How will the IASP Early Career Research Grant help further your research?
The grant will help support the participatory qualitative work I'm doing with parents of children with severe neurological impairment. Parent advisors are going to be involved from the outset – helping to develop the interview guide, interpret the results – to ensure the work is clinically meaningful to this patient population.
For the study, we're going to ask parents to explain how they perceive their child's pain experience and how that subsequently drives their perceptions of their child's pain treatment needs. Hopefully this will be the start of a larger study that will ultimately engage other stakeholders, including clinicians, to develop a tool that we could subsequently validate in the future.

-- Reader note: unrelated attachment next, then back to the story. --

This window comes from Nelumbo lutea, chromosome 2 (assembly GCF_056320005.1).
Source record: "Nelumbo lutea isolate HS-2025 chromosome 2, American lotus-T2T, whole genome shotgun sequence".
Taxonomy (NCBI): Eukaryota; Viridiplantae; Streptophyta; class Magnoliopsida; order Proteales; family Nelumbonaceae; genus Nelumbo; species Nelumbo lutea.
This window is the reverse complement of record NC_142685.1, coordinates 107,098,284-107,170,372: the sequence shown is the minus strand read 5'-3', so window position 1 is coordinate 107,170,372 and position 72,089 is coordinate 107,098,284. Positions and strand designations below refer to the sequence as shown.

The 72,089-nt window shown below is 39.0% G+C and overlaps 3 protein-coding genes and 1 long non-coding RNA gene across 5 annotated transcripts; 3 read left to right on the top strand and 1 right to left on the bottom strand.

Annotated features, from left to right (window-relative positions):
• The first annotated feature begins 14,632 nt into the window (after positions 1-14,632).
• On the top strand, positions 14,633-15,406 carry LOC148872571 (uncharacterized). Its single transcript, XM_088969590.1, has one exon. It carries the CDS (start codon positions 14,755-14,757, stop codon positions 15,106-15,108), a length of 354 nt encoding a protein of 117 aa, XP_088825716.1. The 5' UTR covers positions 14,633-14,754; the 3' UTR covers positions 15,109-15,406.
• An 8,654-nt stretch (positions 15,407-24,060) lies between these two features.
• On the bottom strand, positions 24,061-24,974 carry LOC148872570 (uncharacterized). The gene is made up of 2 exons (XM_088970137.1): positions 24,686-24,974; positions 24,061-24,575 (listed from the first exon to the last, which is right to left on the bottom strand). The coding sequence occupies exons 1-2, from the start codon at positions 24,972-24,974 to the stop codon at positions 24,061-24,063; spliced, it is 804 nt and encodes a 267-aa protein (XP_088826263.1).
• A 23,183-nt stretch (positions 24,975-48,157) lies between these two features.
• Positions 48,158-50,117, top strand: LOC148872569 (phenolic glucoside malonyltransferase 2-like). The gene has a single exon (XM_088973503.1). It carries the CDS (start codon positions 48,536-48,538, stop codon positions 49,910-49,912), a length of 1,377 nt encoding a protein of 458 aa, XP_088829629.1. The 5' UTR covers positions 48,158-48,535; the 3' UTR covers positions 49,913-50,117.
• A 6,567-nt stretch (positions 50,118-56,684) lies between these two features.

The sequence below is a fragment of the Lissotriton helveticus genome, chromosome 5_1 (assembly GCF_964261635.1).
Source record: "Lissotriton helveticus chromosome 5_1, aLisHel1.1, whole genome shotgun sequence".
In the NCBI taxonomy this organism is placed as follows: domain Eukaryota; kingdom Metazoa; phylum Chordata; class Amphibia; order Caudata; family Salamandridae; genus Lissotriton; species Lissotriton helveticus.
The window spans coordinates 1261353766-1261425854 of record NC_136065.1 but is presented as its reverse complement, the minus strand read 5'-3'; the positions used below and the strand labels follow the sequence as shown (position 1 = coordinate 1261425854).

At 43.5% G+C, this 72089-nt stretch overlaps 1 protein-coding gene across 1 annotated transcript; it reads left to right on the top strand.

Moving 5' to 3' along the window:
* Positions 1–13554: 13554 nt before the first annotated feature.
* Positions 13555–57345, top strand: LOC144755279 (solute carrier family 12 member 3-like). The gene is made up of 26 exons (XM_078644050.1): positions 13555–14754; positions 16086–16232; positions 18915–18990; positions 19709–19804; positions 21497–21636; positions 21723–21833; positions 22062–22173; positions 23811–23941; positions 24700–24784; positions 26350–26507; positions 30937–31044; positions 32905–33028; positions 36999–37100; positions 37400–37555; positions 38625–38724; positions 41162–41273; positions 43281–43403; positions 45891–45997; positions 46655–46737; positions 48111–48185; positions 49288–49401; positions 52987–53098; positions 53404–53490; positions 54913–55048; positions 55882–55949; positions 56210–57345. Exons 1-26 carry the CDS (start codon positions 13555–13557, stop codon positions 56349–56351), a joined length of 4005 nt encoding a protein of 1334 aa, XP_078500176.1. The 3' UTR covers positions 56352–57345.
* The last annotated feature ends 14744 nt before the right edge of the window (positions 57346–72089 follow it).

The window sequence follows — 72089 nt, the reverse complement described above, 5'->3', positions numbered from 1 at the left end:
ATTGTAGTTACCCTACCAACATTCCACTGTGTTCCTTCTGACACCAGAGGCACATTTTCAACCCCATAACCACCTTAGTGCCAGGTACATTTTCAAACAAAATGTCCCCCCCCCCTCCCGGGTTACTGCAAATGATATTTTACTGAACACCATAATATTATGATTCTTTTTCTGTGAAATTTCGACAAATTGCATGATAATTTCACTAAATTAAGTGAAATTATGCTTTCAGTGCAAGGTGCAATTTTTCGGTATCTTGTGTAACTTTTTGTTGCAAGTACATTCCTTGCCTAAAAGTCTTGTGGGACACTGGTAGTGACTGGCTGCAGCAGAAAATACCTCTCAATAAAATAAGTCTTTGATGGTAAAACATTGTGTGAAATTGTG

Why is it important to engage with parents from the very early stages of your research?
There's been an increasing push within the complex care population, both from a patient advocacy standpoint and from the perspectives of funders, to have better patient engagement. In this case, parent engagement in research will ultimately affect clinical outcomes, because the goal is to pursue research that improves patient care. Without having that patient voice, you could potentially miss the mark. We could develop a tool that would be very meaningful to clinicians, including nurses and doctors. But if it's not addressing the parents' perception of the children's pain and treatment needs, we could potentially end up developing a product that's not ultimately beneficial to the child.
What are some of the challenges in your line of research?